Sunday, November 30, 2008

1st Snow

This is what I woke up to. I suppose if I paid any attention to the weather on the news I would have known it was coming.

While it is very pretty, snow always makes me feel melancholy and antsy. I hate the thought of being snowed in. I think it is probably that I am snowed in with just myself and the cats.

Though, so far it doesn't look too bad out. The main road looks pretty clear and I've cleared my drive way. I think I'm going to dash to the store for a bit. And then I have to be at B&N at 2:00. Hopefully, the weather won't get worse before then.

I did use the opportunity to take a picture of the tree. I've just placed an email photo order at Walgreens for a pictures of trees in the summer, trees in the fall, and this one of a tree in winter. I am going to send them to my Compassion International children.

Hope you are having a great Sunday.



I'm taking a poll about my blog. If you have a moment, will give me some feedback. It is at the top of the sidebar to the right.



40 to 40 (Gratitude 25)

I am grateful for the gift of writing. It has always been part of who I am. I remember learning to read as a child and then trying to make up stories and write them out as young as the first grade. My sister and I took the last page of Bambi where Bambi's mate gives birth to twin fawns and made a story around them. We painstakingly traced pictures of the fawns to use to illustrate our book.

When I was in the fourth grade, we got a little blue typewriter for Christmas. We hunted and pecked out stories on that typewriter. And then in high school we got a computer. It was one that had those "real floppy disks." We wrote and wrote on that.

My mom use to get frustrated with how much time we spent on the computer. She didn't need to be. We weren't playing games, we were writing. My sister would write a section and then I would write one and on and on it went. We wrote 3 single spaced novels between 200 and 300 pages each.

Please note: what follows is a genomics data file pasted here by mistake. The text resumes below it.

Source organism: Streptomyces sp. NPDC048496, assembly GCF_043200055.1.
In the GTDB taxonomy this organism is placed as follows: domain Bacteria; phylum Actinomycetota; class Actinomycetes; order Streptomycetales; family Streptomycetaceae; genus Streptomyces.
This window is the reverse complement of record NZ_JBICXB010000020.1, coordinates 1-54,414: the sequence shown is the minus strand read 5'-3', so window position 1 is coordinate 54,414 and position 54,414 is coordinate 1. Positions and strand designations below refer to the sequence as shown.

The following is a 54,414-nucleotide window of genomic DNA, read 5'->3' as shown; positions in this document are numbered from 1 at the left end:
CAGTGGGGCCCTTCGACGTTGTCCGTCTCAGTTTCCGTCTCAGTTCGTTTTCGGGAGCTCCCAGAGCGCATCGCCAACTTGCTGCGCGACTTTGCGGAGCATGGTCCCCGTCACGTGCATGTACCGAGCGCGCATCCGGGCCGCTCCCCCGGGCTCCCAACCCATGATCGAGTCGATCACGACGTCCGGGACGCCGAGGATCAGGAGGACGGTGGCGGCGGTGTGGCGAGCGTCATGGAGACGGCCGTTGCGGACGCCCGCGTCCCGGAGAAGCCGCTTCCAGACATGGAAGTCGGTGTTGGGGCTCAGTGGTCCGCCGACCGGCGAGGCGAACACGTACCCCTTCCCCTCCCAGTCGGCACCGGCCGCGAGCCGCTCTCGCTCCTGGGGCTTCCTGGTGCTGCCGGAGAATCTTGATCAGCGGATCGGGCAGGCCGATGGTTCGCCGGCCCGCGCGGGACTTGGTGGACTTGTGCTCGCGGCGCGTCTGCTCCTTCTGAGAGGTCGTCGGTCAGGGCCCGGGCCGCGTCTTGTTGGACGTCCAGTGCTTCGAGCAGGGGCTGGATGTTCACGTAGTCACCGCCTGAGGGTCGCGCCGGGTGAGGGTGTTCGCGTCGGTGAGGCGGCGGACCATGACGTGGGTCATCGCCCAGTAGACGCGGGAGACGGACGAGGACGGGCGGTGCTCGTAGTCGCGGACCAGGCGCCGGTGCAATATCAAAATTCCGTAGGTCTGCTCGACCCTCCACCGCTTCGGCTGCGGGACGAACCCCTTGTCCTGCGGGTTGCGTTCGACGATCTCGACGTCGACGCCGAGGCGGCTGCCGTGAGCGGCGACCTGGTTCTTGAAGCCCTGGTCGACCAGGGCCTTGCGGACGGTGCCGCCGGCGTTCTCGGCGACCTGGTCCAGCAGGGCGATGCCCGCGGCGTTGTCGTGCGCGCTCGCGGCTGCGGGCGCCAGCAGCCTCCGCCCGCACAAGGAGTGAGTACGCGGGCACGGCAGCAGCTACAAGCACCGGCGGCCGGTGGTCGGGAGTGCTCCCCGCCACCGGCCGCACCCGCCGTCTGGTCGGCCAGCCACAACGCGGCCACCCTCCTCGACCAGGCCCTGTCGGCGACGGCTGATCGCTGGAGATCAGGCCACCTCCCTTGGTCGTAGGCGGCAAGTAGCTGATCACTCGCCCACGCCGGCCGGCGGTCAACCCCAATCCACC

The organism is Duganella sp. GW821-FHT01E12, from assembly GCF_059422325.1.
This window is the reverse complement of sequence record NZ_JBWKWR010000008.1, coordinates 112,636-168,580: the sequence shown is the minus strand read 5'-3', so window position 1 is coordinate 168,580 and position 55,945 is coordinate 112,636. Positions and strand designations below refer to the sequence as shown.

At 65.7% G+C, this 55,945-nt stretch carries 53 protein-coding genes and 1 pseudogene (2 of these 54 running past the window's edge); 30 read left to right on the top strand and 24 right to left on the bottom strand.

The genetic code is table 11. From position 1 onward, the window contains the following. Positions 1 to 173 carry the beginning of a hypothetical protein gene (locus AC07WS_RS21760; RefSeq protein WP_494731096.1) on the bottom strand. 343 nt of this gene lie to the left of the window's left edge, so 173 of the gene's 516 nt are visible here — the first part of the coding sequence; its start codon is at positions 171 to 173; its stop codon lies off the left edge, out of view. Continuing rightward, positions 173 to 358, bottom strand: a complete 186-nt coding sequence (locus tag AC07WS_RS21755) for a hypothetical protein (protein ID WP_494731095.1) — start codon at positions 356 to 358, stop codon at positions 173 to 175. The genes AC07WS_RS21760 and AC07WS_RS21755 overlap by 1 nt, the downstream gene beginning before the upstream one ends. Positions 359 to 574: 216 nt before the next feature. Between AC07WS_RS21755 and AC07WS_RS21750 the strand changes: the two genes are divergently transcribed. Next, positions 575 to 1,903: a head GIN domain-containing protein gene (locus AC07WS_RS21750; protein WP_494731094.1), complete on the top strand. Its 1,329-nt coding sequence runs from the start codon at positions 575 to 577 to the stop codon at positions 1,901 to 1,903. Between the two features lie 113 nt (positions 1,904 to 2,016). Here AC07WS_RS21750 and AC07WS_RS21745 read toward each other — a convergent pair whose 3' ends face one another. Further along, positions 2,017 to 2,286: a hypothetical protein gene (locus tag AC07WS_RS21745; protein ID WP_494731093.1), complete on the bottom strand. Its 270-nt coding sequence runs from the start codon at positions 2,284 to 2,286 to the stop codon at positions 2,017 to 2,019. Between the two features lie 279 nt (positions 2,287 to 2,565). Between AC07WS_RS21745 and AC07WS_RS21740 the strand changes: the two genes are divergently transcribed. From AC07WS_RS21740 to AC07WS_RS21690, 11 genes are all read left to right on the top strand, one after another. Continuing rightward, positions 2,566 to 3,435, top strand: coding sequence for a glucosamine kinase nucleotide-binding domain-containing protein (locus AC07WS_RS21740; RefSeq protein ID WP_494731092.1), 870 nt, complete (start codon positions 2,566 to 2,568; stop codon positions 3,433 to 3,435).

In a family that didn't express themselves much, writing was my way of processing feelings. It became the primary way I made sense of the world.

I am thankful for that outlet that it was and is.


Saturday, November 29, 2008

40 to 40 (Gratitude 24)

I am thankful for a good, safe holiday and the feeling that I have changed. I spent Thanksgiving in Indiana with my friends Jill and Mark's family. This meant a meal at Mark's sister's, a meal at Jill's sister's, and a visit to Mark's father's house. We spent the nights at Jill's parent's home.

Lots of times in these kinds of situations I get very shy and quiet. Occassionally, I probably did get quiet, but someone mentioned that I was "holding my own" in a couple of conversations with people I don't know well.

It was a good holiday.

I spoke with one of my sisters. I need to brag on my neices and nephews. My oldest neice is a freshman in high school. She has been saving money since last year and now has almost $1,000 towards a trip her senior year to France. My one nephew is extremely bright and has a great well, rounded personality. He was a joy to talk to. My other neice is in a Spanish immersion school. She is in the 1st grade and reading at a 5th-6th grade level in Spanish and 7th-8th grade level in English. (Since it is a Spanish immersion school, they don't even teach reading in English until the second grade.) They've had to start giving her third grade spelling words to challenge her. Actually, all of my sister's children are extremely bright, nice kids.


Friday, November 28, 2008

Change -- Hope Chronicles 80

I had the pleasure of spending Thanksgiving with Mark and Jill, their kids, and their extended families. I am thankful that they included me.

As we were driving back, I told Jill that it was coming up on a year since I started the Hope Chronicles. That was my goal -- to write for a year about different aspects of hope. Now my question is, do I keep on with them or do I change them to some other attribute like faith?